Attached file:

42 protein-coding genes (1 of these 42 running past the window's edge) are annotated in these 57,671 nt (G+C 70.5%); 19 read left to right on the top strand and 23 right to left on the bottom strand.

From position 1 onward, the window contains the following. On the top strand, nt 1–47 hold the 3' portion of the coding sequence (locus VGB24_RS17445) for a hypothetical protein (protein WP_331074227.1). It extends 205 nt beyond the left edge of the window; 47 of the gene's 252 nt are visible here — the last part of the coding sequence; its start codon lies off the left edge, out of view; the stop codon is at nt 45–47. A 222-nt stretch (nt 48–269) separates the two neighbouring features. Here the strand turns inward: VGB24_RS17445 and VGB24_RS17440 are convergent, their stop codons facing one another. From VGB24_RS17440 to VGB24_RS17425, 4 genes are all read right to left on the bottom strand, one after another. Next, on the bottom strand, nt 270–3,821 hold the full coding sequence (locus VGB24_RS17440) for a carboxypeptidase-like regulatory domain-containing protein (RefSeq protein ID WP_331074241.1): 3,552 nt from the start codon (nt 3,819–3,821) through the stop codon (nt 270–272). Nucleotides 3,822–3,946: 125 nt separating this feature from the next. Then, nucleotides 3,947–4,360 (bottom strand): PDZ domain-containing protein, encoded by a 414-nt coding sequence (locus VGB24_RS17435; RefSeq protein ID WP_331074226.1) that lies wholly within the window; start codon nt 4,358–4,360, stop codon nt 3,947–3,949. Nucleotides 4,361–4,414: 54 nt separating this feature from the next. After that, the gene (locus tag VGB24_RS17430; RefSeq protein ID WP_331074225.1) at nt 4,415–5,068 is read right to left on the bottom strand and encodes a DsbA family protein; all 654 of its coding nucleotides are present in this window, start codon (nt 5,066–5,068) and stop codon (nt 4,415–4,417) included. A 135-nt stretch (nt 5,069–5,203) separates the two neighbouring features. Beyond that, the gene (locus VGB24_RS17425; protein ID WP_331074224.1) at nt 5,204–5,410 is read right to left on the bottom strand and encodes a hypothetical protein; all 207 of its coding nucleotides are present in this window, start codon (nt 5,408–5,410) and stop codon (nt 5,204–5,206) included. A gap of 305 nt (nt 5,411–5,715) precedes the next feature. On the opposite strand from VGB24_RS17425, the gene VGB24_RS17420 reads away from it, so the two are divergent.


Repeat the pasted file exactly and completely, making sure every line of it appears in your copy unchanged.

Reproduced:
42 protein-coding genes (1 of these 42 running past the window's edge) are annotated in these 57,671 nt (G+C 70.5%); 19 read left to right on the top strand and 23 right to left on the bottom strand.

From position 1 onward, the window contains the following. On the top strand, nt 1–47 hold the 3' portion of the coding sequence (locus VGB24_RS17445) for a hypothetical protein (protein WP_331074227.1). It extends 205 nt beyond the left edge of the window; 47 of the gene's 252 nt are visible here — the last part of the coding sequence; its start codon lies off the left edge, out of view; the stop codon is at nt 45–47. A 222-nt stretch (nt 48–269) separates the two neighbouring features. Here the strand turns inward: VGB24_RS17445 and VGB24_RS17440 are convergent, their stop codons facing one another. From VGB24_RS17440 to VGB24_RS17425, 4 genes are all read right to left on the bottom strand, one after another. Next, on the bottom strand, nt 270–3,821 hold the full coding sequence (locus VGB24_RS17440) for a carboxypeptidase-like regulatory domain-containing protein (RefSeq protein ID WP_331074241.1): 3,552 nt from the start codon (nt 3,819–3,821) through the stop codon (nt 270–272). Nucleotides 3,822–3,946: 125 nt separating this feature from the next. Then, nucleotides 3,947–4,360 (bottom strand): PDZ domain-containing protein, encoded by a 414-nt coding sequence (locus VGB24_RS17435; RefSeq protein ID WP_331074226.1) that lies wholly within the window; start codon nt 4,358–4,360, stop codon nt 3,947–3,949. Nucleotides 4,361–4,414: 54 nt separating this feature from the next. After that, the gene (locus tag VGB24_RS17430; RefSeq protein ID WP_331074225.1) at nt 4,415–5,068 is read right to left on the bottom strand and encodes a DsbA family protein; all 654 of its coding nucleotides are present in this window, start codon (nt 5,066–5,068) and stop codon (nt 4,415–4,417) included. A 135-nt stretch (nt 5,069–5,203) separates the two neighbouring features. Beyond that, the gene (locus VGB24_RS17425; protein ID WP_331074224.1) at nt 5,204–5,410 is read right to left on the bottom strand and encodes a hypothetical protein; all 207 of its coding nucleotides are present in this window, start codon (nt 5,408–5,410) and stop codon (nt 5,204–5,206) included. A gap of 305 nt (nt 5,411–5,715) precedes the next feature. On the opposite strand from VGB24_RS17425, the gene VGB24_RS17420 reads away from it, so the two are divergent.